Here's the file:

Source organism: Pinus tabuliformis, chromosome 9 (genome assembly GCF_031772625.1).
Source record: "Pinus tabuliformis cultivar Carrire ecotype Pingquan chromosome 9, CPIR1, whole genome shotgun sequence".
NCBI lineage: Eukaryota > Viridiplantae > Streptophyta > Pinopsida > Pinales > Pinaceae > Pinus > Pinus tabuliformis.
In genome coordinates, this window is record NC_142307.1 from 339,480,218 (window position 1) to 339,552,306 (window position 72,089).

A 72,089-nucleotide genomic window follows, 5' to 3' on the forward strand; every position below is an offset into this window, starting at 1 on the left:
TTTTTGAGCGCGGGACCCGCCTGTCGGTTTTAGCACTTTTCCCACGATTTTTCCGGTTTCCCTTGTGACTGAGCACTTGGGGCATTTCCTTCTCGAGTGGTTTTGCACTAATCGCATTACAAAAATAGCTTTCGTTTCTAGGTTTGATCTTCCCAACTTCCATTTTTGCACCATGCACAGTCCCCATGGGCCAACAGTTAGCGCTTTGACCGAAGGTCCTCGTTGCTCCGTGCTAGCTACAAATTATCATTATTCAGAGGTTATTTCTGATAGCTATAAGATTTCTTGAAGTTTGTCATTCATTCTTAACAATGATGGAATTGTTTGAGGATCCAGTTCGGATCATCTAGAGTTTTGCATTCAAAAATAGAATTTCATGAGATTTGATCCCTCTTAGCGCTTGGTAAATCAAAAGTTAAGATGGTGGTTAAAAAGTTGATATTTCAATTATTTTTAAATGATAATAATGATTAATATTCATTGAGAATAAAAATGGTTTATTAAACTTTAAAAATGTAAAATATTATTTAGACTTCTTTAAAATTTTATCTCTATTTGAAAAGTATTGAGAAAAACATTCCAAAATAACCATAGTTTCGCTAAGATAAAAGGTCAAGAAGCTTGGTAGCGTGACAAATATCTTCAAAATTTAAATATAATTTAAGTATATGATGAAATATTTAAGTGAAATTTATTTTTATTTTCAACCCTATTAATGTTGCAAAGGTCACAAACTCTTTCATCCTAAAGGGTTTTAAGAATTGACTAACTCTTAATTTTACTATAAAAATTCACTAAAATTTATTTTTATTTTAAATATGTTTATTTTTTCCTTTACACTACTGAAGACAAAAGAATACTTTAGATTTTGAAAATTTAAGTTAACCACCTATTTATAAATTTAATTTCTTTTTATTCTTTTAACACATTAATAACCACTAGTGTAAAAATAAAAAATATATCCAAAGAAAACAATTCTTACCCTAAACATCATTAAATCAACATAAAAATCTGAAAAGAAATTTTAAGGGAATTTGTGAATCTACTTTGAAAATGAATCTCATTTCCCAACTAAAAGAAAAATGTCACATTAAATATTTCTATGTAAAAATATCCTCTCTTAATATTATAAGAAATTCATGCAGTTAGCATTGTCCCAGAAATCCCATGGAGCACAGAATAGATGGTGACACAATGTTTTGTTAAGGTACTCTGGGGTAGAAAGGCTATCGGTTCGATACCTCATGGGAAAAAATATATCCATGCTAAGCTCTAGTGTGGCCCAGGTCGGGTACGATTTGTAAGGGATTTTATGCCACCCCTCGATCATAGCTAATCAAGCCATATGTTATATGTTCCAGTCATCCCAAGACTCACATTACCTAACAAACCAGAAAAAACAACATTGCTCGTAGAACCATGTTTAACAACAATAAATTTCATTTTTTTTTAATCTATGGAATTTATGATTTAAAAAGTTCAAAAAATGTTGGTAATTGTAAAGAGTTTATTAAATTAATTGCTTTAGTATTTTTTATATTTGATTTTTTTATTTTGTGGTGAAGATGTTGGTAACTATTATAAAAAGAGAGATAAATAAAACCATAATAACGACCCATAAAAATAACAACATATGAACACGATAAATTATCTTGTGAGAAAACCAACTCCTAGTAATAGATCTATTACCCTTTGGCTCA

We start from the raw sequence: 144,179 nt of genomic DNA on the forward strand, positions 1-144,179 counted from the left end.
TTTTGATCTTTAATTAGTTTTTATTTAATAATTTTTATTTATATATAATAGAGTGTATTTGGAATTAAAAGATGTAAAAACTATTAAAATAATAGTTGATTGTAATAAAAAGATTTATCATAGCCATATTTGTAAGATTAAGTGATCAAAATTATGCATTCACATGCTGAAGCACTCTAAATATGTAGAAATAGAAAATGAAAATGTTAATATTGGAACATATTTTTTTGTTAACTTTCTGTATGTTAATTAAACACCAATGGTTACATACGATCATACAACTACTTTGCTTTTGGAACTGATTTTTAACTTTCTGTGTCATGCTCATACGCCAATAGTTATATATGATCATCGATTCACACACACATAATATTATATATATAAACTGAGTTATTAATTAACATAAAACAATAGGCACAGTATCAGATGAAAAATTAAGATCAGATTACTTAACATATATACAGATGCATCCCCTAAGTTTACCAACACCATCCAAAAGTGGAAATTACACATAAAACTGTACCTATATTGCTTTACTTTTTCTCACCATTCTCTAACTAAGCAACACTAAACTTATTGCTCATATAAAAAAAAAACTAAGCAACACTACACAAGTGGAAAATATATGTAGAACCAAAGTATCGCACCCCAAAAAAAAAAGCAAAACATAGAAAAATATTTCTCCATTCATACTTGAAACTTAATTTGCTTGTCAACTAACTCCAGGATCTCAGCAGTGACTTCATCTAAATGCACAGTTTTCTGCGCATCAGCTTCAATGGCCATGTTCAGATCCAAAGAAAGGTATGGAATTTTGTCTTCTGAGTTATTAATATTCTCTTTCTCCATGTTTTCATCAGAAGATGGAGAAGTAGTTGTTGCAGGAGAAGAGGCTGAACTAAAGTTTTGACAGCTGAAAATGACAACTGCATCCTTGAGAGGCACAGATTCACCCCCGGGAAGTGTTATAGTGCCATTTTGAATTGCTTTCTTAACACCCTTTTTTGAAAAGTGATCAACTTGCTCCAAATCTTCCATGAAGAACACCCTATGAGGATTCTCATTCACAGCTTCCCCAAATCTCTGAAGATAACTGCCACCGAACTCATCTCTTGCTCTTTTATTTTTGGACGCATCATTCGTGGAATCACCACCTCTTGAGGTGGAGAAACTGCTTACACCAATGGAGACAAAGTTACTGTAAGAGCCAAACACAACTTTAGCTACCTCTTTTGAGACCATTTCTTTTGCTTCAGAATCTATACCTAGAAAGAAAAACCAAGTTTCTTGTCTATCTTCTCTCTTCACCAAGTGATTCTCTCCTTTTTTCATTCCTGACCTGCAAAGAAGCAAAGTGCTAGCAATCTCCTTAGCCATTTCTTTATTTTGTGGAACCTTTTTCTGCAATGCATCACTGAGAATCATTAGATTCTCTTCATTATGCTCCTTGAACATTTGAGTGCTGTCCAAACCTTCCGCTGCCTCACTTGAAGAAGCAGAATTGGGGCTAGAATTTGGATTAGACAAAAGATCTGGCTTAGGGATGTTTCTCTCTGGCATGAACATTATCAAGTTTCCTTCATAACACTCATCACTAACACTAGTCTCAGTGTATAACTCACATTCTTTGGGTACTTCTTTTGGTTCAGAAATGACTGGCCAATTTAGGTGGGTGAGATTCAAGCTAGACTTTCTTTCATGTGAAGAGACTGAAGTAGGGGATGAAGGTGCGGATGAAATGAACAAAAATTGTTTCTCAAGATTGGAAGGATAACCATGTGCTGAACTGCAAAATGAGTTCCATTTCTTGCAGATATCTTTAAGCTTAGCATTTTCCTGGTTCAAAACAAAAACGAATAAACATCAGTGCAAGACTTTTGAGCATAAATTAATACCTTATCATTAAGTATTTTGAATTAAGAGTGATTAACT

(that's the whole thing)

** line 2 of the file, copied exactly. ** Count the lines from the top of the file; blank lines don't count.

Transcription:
Source record: "Pinus tabuliformis cultivar Carrire ecotype Pingquan chromosome 9, CPIR1, whole genome shotgun sequence".